The Rigakubu News

DATE2020.04.02 #FEATURES#The Rigakubu News

What brought you to RIGAKUBU? No.6
The beautiful contrasts of Japan

Timothée Mouterde(Doctoral degree student, Department of Physics)
The author in the laboratory.

In the summer of 2016, I had the opportunity to work for more than two months at the University of Tokyo in the laboratory of Professor Isao Shimoyama thanks to the Summer Program of the Japanese Society for the Promotion of Science. At that time, Japan was totally new for me. Of course, I had in mind some popular beliefs about a country both technological and traditional, but I did not expect the contrasts of Japan to be so diverse. Walking in Tokyo, street after street, I was amazed by the diversity of architectures and atmospheres that you can encounter, from the futuristic Nakagin Capsule Tower(中銀カプセルタワー), to the peaceful temples or the resplendent architecture of the Omotesando Prada building. This was for me the beginning of several trips to Japan, from Sapporo to Kumamoto, before I finally got the perfect professional opportunity to join the laboratory of Takuro Ideguchi as a project researcher.

Nakagin Capsule Tower(中銀カプセルタワー)
Architect: Kishō Kurokawa(黒川紀章)closest
train station: Shimbashi

The School of Science and the laboratory where I work are particularly good environments for research. We are always encouraged to propose new ideas, and the students I work with are very smart and always enthusiastic to discuss science. Additionally, the laboratory has cutting-edge equipment and buildings are either new or recently renovated. The facilities of the University of Tokyo, such as the Takeda Sentanchi super cleanroom, are very useful and the technical staff are highly competent, which helps a lot in the success of the research projects.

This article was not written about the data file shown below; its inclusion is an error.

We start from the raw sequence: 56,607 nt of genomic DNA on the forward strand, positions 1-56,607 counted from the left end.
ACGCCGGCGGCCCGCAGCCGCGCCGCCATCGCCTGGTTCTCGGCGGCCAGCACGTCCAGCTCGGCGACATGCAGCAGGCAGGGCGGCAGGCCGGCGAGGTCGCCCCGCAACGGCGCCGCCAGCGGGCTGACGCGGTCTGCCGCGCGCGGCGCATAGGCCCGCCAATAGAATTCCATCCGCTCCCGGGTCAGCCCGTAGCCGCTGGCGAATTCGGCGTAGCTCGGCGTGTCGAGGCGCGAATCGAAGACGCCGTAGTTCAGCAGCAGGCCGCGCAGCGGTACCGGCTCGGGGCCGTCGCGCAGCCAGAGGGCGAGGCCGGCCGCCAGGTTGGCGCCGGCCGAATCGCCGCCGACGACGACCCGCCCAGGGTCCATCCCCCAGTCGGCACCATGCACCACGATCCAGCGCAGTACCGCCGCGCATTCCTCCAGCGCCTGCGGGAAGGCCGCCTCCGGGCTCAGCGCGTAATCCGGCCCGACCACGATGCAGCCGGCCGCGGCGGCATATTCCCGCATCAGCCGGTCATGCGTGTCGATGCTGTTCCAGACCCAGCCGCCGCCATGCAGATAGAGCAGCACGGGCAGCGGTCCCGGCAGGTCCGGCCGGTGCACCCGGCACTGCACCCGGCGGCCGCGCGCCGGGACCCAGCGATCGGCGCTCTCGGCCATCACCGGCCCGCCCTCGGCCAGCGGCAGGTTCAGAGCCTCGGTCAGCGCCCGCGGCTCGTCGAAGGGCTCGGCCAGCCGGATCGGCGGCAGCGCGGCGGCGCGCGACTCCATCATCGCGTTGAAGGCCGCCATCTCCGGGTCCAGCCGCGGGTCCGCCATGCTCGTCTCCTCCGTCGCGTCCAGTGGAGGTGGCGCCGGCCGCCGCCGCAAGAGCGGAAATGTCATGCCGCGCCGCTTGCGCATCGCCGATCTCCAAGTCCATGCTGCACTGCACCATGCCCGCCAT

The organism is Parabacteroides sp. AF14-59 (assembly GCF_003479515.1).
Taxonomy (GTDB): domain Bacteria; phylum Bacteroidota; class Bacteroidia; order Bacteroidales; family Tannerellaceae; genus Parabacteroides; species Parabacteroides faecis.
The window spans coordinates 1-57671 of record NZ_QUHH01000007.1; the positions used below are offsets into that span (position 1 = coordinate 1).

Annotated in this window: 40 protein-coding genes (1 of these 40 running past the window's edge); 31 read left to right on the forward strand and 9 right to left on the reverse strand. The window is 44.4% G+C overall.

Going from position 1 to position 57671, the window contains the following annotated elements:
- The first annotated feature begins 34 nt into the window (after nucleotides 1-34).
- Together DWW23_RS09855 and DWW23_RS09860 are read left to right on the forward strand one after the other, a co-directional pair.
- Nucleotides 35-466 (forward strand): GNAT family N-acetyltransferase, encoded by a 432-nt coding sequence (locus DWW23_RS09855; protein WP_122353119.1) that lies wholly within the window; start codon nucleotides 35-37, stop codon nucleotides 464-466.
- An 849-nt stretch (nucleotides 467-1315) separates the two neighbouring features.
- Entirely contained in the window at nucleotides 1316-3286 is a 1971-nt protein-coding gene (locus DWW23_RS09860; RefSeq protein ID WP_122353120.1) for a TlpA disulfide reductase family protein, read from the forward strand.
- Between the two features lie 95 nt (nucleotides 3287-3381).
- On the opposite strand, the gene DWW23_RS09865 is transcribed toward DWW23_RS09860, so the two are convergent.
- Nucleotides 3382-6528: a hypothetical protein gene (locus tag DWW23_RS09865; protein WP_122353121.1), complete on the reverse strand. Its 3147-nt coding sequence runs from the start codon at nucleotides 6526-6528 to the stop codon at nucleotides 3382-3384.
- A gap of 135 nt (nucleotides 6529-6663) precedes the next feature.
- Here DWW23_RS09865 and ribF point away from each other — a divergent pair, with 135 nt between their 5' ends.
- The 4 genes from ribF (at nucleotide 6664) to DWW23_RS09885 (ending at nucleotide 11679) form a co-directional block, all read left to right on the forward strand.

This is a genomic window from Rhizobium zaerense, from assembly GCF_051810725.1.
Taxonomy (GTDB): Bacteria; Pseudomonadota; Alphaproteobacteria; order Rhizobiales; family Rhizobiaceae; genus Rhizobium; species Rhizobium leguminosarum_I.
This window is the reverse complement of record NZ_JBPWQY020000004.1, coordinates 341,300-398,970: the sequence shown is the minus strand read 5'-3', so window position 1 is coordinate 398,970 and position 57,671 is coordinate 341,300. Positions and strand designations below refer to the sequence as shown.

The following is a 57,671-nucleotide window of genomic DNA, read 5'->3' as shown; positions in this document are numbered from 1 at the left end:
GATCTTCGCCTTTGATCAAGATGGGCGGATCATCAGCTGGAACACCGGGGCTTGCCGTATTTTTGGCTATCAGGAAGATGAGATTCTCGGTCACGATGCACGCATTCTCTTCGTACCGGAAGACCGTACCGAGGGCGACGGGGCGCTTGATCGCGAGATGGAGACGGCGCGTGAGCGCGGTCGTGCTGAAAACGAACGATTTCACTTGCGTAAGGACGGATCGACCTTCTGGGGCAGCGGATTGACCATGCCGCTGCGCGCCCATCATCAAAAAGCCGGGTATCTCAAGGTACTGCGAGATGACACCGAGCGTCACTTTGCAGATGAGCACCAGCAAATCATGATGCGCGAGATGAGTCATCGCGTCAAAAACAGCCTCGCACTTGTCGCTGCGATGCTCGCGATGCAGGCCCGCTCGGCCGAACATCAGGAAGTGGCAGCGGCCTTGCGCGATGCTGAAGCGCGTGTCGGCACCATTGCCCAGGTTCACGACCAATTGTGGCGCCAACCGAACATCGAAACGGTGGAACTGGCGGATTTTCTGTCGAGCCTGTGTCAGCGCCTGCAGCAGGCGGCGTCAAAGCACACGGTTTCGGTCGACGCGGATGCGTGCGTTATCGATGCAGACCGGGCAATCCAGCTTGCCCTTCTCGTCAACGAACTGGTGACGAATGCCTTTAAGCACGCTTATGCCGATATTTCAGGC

Prada Store in Omotesando. Architect : Herzog
& de Meuron. Closest train station: Omotesando

However, this would not be enough to make this place a very good research environment. Indeed, research also requires a good part of creativity and curiosity, which is fed by the life outside of the experiment room. This important aspect is very well managed by the School of Science, contrary to some popular misconceptions, we are strongly encouraged to maintain a good life balance with flexible working time and the possibility to leave the lab at healthy hours.

Besides the purely professional aspects, the University of Tokyo is a very good environment. I can continue to learn Japanese thanks to the excellent teachers at the Center for Japanese Language Education. Integration in the laboratory life was really easy, in particular, thanks to some after-work parties(飲み会, 忘年会, etc) which helped me to know my colleagues outside of work. Finally, the quality of the food from Chuo Shokudo always makes my day and if you never had Akamon Ramen, you should give it a try.

I was born in Bourgoin-Jallieu, a French city next to Lyon. After completing my studies at Ecole polytechnique, I studied during my PhD how nanostructures can induce antifogging properties. I pursued in the academic domain with a postdoctoral position at the Ecole Normale Supérieure of Paris and more recently I joined the University of Tokyo in the group of Takuro Ideguchi. I enjoy cycling, architecture and learning new things (currently Japanese).

The Rigakubu News Volume 51, Issue 6(2020)


What brought you to RIGAKUBU?>